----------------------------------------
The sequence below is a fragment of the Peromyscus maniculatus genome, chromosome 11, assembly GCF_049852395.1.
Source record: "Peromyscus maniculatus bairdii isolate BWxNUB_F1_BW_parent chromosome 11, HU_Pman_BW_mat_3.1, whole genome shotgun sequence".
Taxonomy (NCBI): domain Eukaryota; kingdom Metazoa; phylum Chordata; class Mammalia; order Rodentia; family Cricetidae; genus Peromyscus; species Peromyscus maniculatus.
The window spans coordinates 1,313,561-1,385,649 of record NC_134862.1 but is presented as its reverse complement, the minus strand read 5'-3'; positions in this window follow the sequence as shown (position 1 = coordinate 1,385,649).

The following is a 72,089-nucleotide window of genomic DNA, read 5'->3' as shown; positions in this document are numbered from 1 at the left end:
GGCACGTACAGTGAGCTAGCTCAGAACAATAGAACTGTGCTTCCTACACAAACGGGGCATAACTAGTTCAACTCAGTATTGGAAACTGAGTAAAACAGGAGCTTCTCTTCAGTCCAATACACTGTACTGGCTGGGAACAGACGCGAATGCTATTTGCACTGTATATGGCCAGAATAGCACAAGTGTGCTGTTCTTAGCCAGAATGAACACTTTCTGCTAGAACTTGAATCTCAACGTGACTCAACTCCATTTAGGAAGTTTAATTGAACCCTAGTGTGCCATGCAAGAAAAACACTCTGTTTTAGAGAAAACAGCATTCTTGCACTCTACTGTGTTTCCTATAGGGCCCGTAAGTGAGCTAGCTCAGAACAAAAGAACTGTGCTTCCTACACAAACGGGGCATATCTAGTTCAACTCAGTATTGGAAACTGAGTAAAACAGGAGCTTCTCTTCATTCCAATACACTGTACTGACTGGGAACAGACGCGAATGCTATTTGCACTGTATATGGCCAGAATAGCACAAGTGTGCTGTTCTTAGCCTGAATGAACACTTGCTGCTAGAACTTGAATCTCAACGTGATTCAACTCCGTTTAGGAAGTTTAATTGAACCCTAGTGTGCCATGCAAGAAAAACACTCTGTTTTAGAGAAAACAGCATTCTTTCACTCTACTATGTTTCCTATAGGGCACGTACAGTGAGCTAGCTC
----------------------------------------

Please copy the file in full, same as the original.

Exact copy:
The sequence below is a fragment of the Peromyscus maniculatus genome, chromosome 11, assembly GCF_049852395.1.
Source record: "Peromyscus maniculatus bairdii isolate BWxNUB_F1_BW_parent chromosome 11, HU_Pman_BW_mat_3.1, whole genome shotgun sequence".
Taxonomy (NCBI): domain Eukaryota; kingdom Metazoa; phylum Chordata; class Mammalia; order Rodentia; family Cricetidae; genus Peromyscus; species Peromyscus maniculatus.
The window spans coordinates 1,313,561-1,385,649 of record NC_134862.1 but is presented as its reverse complement, the minus strand read 5'-3'; positions in this window follow the sequence as shown (position 1 = coordinate 1,385,649).

The following is a 72,089-nucleotide window of genomic DNA, read 5'->3' as shown; positions in this document are numbered from 1 at the left end:
GGCACGTACAGTGAGCTAGCTCAGAACAATAGAACTGTGCTTCCTACACAAACGGGGCATAACTAGTTCAACTCAGTATTGGAAACTGAGTAAAACAGGAGCTTCTCTTCAGTCCAATACACTGTACTGGCTGGGAACAGACGCGAATGCTATTTGCACTGTATATGGCCAGAATAGCACAAGTGTGCTGTTCTTAGCCAGAATGAACACTTTCTGCTAGAACTTGAATCTCAACGTGACTCAACTCCATTTAGGAAGTTTAATTGAACCCTAGTGTGCCATGCAAGAAAAACACTCTGTTTTAGAGAAAACAGCATTCTTGCACTCTACTGTGTTTCCTATAGGGCCCGTAAGTGAGCTAGCTCAGAACAAAAGAACTGTGCTTCCTACACAAACGGGGCATATCTAGTTCAACTCAGTATTGGAAACTGAGTAAAACAGGAGCTTCTCTTCATTCCAATACACTGTACTGACTGGGAACAGACGCGAATGCTATTTGCACTGTATATGGCCAGAATAGCACAAGTGTGCTGTTCTTAGCCTGAATGAACACTTGCTGCTAGAACTTGAATCTCAACGTGATTCAACTCCGTTTAGGAAGTTTAATTGAACCCTAGTGTGCCATGCAAGAAAAACACTCTGTTTTAGAGAAAACAGCATTCTTTCACTCTACTATGTTTCCTATAGGGCACGTACAGTGAGCTAGCTC